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In the wake of the opening of its creation "museum" in northern Kentucky, Answers in Genesis is in the news again, due to a lawsuit filed against the young-earth creationist ministry in the Supreme Court of Queensland, Australia, by a rival ministry. The lawsuit is ultimately due to the acrimonious schism of AiG in 2005, due to differences between the Australian branch, headed by Carl Wieland, and the United States branch, headed by Ken Ham, over the structure and management of the organization.
The young-earth creationist ministry Answers in Genesis opened the doors of its lavish creation museum in northern Kentucky during the Memorial Day weekend. Here is a sampling of memorable quotes from the press coverage:
"Taking the Bible seriously doesn't mean you have to take it literally or reject evolution." -- Mendle Adams, pastor of St.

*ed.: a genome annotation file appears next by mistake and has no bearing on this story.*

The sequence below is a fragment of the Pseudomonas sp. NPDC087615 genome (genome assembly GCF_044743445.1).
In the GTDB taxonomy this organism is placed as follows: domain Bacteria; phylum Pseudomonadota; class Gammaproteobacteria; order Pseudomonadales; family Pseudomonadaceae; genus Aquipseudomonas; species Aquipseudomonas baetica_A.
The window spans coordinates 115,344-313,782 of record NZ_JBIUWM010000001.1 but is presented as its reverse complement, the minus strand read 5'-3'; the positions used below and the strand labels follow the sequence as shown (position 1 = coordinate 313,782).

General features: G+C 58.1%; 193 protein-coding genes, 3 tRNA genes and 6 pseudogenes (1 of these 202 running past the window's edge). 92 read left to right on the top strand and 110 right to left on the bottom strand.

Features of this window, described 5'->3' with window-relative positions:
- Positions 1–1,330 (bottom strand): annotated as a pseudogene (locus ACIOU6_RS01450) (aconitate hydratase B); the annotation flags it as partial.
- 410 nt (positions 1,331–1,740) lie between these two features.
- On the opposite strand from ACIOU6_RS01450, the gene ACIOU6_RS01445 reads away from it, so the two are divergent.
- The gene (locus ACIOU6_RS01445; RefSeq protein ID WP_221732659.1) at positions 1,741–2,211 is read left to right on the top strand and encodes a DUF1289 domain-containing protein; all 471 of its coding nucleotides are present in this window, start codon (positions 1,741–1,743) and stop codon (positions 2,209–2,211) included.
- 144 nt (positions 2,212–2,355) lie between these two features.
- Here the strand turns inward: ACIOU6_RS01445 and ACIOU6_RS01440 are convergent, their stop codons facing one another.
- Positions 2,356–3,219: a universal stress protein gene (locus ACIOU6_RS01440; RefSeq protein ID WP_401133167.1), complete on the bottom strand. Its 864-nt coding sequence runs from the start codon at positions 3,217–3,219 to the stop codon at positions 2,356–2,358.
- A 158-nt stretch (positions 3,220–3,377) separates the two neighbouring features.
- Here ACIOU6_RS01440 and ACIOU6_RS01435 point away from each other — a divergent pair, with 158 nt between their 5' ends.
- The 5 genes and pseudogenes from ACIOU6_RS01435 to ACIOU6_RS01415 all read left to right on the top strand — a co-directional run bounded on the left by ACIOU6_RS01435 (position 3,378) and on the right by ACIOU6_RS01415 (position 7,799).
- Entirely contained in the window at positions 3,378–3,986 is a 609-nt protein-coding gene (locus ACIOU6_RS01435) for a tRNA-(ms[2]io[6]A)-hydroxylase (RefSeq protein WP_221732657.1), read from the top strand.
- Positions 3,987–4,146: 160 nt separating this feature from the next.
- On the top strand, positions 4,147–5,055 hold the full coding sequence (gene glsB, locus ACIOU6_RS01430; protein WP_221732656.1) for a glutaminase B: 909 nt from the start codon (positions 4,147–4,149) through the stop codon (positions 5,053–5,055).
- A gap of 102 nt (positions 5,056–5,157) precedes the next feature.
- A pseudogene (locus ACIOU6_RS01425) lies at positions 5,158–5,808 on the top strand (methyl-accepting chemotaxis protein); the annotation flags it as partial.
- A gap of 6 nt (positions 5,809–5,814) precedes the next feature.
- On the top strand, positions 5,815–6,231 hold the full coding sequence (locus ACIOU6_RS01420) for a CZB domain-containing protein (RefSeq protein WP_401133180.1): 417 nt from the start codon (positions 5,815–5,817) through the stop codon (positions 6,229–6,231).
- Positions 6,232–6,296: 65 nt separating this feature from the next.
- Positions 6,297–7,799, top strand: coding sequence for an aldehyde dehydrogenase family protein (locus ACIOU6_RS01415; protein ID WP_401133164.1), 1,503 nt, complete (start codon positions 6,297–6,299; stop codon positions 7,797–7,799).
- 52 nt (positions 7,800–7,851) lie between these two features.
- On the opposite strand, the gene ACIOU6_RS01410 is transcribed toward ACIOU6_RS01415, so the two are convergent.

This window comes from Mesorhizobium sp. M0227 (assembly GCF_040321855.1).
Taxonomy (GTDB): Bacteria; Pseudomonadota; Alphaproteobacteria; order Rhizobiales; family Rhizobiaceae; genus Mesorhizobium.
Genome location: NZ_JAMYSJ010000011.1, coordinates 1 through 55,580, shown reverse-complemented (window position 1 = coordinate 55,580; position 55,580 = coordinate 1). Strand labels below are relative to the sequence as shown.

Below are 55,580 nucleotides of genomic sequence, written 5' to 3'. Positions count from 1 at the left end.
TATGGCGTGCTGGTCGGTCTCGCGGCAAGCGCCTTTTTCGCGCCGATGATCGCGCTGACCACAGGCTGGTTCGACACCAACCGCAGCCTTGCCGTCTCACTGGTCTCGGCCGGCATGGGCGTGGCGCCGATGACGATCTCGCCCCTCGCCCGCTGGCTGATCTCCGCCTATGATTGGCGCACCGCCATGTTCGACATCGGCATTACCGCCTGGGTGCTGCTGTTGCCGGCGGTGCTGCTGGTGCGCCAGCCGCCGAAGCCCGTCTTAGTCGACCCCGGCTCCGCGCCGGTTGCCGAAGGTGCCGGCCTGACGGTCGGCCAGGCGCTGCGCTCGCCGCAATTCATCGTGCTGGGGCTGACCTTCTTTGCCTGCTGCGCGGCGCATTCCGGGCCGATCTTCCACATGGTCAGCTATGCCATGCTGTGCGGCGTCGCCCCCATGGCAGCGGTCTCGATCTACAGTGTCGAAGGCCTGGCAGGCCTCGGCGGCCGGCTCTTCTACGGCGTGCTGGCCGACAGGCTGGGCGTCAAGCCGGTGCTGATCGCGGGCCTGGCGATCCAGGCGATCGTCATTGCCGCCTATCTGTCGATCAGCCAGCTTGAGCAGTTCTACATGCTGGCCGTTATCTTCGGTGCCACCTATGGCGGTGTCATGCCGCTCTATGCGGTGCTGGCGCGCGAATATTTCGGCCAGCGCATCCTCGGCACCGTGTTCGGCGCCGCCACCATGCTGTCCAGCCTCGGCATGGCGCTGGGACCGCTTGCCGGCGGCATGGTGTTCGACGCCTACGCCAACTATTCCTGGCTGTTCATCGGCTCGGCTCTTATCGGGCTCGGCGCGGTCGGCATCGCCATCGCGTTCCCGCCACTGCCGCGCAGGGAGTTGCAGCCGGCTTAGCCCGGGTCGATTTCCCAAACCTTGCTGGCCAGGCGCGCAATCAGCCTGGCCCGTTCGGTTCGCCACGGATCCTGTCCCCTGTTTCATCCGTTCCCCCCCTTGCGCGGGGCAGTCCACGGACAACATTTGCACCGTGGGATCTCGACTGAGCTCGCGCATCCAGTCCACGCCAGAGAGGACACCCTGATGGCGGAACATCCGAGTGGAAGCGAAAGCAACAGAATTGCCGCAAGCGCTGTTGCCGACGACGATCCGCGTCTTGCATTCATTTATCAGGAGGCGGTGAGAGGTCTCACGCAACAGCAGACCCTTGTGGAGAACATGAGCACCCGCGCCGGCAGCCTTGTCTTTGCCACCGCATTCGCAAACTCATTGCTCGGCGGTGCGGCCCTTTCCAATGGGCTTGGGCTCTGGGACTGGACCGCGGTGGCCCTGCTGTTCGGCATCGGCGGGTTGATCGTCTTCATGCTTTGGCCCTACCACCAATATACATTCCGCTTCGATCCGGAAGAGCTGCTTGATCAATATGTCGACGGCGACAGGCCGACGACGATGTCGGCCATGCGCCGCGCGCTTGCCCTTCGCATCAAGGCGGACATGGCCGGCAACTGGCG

With the young-earth creationist ministry Answers in Genesis scheduled to open its lavish creation museum in northern Kentucky over the Memorial Day weekend, there is a great deal of concern among the scientific and educational communities in the adjacent states about its impact on the public understanding of evolution. NCSE executive director Eugenie C. Scott told ABC's Good Morning America (May 25, 2007) that her fear is that students will "show up in classrooms and say, 'Gee, Mrs.
The Kentucky Academy of Science expressed its opposition to "attempts to equate 'scientific creationism' or 'intelligent design' with evolution as a scientific explanation of events" in a press release (see page 6) dated December 22, 2005. "Teaching faith-based models implies that these views are equivalent alternatives among scientists.